section chiefs to inspect the unit’s vehicles and see how many were still usable, then got some
food for himself. There was no telling when any of them would eat again.
As Mallory finished the last gelid spoonful of his MRE, the section chiefs reported back.
Apparently, that third cone had been busy after all. Most of the vehicles—the ammo carriers, gun movers, and the rest—had been chewed to wreckage. “We can maybe salvage two or three movable carriers,” Gunny lamented, “maybe.” He was a stout, bald, bullet of a man. When he frowned, his whole face seemed to furrow.
“How long?” Mallory asked.
“Maybe the rest of the day.”
“Too long. I need two, and I’ll give you an hour. No more.”
“That’s asking a lot, sarge. How many men can I have?”
Mallory thought for a moment. “All but four,” he decided. “We’ll post them as sentries. I’ll help too. Used to run a motor pool, you know.” He smiled, but he wasn’t happy. Every minute they spent in this valley was a mortal risk.
The survivors worked with grim purpose. In an hour and a half, a light vehicle and an ammo carrier were coaxed into running condition. Along with the command track, these would be enough to transport the remaining men, along with enough supplies to get them at least as far south as Boise, if there was no trouble along the way. That was a big “if,” considering the radio silence they’d had since yesterday. Still, they had to try.
Command track leading, the battered trio of vehicles moved down a quiet rural road, heading for Twin Falls—the task force headquarters site. Mallory’s orders had been brief. “Stay behind me. If you break down, let me know and we’ll jam you in what’s still running. If we’re attacked, get off the road and into the trees, then deploy your blankets and glue. The trees should shield you from the cones—for a while, anyhow.”
A pair of cones attacked them later that afternoon, ten meter monsters whirling out of the lowering sun from the west. Two vehicles escaped to the woods, but the rear-most ammo carrier was engulfed before anything could be done. It had carried fifteen men, and only six were fully into their overalls when the Weepers hit. During the slaughter that followed, two soldiers were able to stumble up the road and into the trees. The rest were consumed.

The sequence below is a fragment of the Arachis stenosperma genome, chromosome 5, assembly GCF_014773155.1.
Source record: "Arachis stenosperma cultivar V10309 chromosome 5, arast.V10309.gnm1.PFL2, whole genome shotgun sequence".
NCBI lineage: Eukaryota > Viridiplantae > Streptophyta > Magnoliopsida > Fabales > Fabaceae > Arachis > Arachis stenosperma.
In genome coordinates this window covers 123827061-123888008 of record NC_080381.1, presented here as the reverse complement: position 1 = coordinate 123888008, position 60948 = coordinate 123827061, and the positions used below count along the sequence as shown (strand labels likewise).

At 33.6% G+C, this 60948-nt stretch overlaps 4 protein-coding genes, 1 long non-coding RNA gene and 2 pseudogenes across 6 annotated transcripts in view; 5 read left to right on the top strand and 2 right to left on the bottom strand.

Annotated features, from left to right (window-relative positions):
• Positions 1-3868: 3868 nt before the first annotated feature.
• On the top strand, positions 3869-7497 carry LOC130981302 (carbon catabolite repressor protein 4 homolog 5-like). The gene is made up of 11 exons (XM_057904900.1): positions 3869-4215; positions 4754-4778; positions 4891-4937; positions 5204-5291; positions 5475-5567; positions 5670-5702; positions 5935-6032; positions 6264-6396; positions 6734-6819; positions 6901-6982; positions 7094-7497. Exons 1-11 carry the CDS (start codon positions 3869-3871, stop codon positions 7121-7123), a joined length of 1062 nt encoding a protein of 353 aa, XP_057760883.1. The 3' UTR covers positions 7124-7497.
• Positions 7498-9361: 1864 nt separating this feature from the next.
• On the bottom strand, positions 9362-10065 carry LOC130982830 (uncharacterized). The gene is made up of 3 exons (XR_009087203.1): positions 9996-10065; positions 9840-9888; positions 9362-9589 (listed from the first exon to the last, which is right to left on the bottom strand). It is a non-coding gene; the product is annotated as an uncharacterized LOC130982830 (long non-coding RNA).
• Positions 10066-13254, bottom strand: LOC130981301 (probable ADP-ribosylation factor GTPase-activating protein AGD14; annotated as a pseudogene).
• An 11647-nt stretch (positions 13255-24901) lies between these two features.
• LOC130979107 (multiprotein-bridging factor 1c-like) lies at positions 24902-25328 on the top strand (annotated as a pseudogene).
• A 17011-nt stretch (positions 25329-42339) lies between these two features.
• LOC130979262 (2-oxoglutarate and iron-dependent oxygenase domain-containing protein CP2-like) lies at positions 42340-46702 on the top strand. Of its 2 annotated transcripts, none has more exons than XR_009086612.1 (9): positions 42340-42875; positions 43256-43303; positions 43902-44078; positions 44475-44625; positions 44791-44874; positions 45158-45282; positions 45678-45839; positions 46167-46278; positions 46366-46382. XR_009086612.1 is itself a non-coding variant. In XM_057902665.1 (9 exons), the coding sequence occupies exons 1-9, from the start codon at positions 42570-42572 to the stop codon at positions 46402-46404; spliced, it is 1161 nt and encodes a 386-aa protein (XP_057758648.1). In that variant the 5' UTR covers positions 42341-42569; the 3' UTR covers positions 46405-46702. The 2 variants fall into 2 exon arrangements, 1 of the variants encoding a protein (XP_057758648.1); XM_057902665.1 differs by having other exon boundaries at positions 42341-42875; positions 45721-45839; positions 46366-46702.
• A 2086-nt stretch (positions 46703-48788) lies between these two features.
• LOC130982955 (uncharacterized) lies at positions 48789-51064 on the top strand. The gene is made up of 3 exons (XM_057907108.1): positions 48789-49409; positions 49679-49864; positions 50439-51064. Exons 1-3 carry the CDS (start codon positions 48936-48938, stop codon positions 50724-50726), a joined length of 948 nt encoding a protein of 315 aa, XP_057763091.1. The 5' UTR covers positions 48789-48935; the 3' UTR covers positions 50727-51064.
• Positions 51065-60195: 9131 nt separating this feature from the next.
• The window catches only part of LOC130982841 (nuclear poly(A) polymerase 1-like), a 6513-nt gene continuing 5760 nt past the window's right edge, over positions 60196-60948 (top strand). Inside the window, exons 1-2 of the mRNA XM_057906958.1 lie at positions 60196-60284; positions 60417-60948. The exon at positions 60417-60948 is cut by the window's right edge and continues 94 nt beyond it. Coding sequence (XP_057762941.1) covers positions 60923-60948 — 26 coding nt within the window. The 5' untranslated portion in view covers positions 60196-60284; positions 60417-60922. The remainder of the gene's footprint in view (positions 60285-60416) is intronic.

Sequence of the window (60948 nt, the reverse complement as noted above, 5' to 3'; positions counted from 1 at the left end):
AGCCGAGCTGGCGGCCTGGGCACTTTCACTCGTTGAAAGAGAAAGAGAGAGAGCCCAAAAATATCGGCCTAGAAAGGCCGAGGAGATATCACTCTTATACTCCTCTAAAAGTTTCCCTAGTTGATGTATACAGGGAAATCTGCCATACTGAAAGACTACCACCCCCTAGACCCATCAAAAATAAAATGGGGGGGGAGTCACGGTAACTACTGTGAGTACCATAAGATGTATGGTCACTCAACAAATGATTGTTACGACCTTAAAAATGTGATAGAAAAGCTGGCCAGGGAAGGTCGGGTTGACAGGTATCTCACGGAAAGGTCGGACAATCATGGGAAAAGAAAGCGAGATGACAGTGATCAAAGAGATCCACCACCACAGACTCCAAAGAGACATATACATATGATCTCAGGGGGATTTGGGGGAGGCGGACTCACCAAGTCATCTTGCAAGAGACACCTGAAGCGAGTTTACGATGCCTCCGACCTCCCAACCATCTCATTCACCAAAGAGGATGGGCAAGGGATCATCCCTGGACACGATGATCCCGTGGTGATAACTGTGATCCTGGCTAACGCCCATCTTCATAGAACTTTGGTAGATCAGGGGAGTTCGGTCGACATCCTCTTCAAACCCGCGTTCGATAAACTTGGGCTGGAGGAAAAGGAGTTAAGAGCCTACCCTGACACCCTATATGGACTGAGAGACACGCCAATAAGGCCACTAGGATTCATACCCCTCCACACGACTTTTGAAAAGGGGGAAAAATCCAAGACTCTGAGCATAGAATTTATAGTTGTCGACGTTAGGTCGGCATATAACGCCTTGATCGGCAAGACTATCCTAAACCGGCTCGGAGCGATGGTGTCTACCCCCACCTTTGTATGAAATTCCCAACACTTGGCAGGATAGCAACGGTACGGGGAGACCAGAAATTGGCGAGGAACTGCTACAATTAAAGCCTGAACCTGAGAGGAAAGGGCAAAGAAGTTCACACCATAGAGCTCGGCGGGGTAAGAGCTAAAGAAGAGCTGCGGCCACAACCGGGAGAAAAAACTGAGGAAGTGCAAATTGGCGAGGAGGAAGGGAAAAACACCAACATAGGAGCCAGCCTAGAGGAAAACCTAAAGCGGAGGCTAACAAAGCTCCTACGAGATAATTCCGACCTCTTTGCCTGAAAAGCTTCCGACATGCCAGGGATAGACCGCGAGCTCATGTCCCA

Night fell. Mallory used the command track to tow the surviving wheeled vehicle deeper into the woods. Feeling numb and shocked, he decided his much-reduced command should stay where they were for the rest of the night. They lit a fire, heated some MREs for dinner. There was no evidence that Weepers had an infrared capability, and the men were too tired and demoralized to care anyhow. After posting sentries and seeing to the rest of his unit, Mallory was left to himself.
He sat with his back against a large Hemlock and considered his situation. The cones had come from the west. Did that mean Boise was reduced to golden towers? The continuing radio silence was very disturbing. How far south had the Weepers pushed? The men, those left of them, depended on his judgement to get them to safety. Sadly, he had nothing left in his bag of tricks to give them.
His thoughts overwhelmed him. He sat by the tree, head in hands, and wept. For a little while, there was silence around him. Then, the woods were consumed by a weeping sound as well.
© 2021, Kip Cassino. All rights reserved.